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Divorce & Family Law This forum is for discussing any of the legal issues involved in your divorce.

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Old 08-20-2011, 12:31 PM
zoltar zoltar is offline
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Default Matrimonial Home, Residency and Residential rights

I have been living and working in England for the past seven years. For the past five my wife and daughter have been in Canada. Because of my generous holidays I travel back to Canada for up to 17 weeks of the years, spread around Christmas, summer, etc.
During all my time in Canada I at the home my wife and I purchased together. Throughout this time we have lived as man and wife. We have had issues throughout, but this Spring I asked for a divorce.
My wife has since decided that she is going to keep the entire house. I paid the entire down payment from my savings in England, and I have been sending large amounts of money throughout the year to pay for upkeep, maintenance, mortgage, my daughter etc. In addition, every moment I have spent in Canada has been consumed by home renovations. I have rebuilt this fixer-upper house from top to bottom. We remortgaged the house at one point, using the equity we had built up, to continue the renovations. I have done most of the work myself. My wife has a good job and makes a fair amount of money, but the money I have been sending has also been substantial.
My wife is an intelligent woman and capable of working a scheme. She has gone and redone her taxes back to 2006 to make it appear as if that was the date of separation. She has also claimed this date in the divorce papers she filed and delivered to me. The problem is, this date is clearly a fiction. What judge would fail to see this? What judge would imagine that I put that much time and money, that we would remortgage the house together, that we would finance all new windows just last summer, that we would put a new roof on the house, that I would continue to pour time and money and energy into a house in which I no longer lived, nor had much of an interest in? What judge would fail to see that her redoing her taxes at this late point is a desperate attempt to create a fictitious past? In addition, every member of both our families knows that we have been living as husband and wife this entire time?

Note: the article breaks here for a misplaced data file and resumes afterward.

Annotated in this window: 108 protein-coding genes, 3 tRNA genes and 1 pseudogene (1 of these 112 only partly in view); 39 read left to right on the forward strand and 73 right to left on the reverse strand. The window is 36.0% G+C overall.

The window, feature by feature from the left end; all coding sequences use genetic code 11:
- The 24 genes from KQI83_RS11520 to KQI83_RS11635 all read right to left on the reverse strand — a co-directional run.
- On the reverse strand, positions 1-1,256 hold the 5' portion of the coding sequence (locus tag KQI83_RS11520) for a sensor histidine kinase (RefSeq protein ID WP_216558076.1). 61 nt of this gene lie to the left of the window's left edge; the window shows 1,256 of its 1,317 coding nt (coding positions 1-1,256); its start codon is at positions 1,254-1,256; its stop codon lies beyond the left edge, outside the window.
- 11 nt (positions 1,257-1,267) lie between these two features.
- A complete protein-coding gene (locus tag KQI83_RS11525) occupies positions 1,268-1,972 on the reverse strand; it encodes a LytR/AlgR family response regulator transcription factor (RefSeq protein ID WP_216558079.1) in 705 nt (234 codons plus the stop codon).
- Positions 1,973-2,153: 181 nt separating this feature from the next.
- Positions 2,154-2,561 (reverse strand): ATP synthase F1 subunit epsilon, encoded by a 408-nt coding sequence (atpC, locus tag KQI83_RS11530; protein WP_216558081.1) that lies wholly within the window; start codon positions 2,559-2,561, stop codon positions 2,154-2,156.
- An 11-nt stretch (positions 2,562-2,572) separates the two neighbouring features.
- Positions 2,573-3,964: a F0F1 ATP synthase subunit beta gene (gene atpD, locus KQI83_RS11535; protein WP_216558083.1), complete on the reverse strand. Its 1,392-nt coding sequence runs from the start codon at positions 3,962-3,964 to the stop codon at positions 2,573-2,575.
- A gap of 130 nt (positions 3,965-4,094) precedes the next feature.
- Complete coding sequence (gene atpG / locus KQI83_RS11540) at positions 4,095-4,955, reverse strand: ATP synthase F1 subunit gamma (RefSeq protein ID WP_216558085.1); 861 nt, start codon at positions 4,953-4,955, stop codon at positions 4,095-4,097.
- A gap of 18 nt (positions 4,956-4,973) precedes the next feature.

Residency. She seems to think she can get me on residency. Her reasoning is, if I am not resident in Canada then the home cannot be considered a matrimonial home. Never mind the fact that my name is on the house's deed, how does residency apply to a matrimonial home. I have continued to have 'residential ties' in Canada, including a home that I have clearly been living in and renovating, a dependent daughter, a spouse, Canadian Drive's license, other family, etc. Now, I have not lived in Canada for 183 days in any of these years, the minimum for 'residency' as such for income tax purposes, but I seem to qualify in every other manner.
I am certain she is grasping at straws here? What can I show her to avoid dragging the two of use into court with expensive lawyers in a case she is bound to lose. I certainly don't want to spend my money on such a pointless endeavor, and I don't want her to spend money that would be better spent on my daughter. I am also worried that what she has done here is verging on fraud. If the Revenue people find that she has been playing around with the system she could get in a lot of trouble.

Anyone have any knowledge of the law in this regard? I need something solid to show her to get her out of this mindset.
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Old 08-20-2011, 01:04 PM
Mess Mess is offline
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You are pretty solid but you can't sit back and do nothing about it.

You need to present all of the arguments you made here, and you will win. But you have to gather facts to back up the arguments.

If she argues no and you argue yes and there are no facts attached to the back, then both of your arguments are meaningless and the judge flips a coin.

What I mean by arguments and facts, you construct an argument about the true separation date and why it should be so. Back this up with details including the home renovations, etc. You back up your statements about the home renovation with receipts and bank statements and any other documentation you can find. You also get affidavits sworn by your friends and family, doctor, anyone you can think of. If they are relatively independant (doctor is better than mother for example) that is better, but any affidavit is better than none.

Stop and think a bit about what the date of separation actually means for you. At this point it seems to revolve around the matrimonal home so focus a lot of your proof on that.

Keep in mind that if she happens to win, you will seek redress for your labour and investment in the house post-separation as a constructive trust or some other possible suits. But it will help you to gather the information and statements ahead of time.

Make lists, gather proof, this is what you will need to do now. A case can drag on for years, the longer you wait the harder it is to collect this stuff. Having all of the proof in hand can also pressure her to back off act sensibly about the whole thing.
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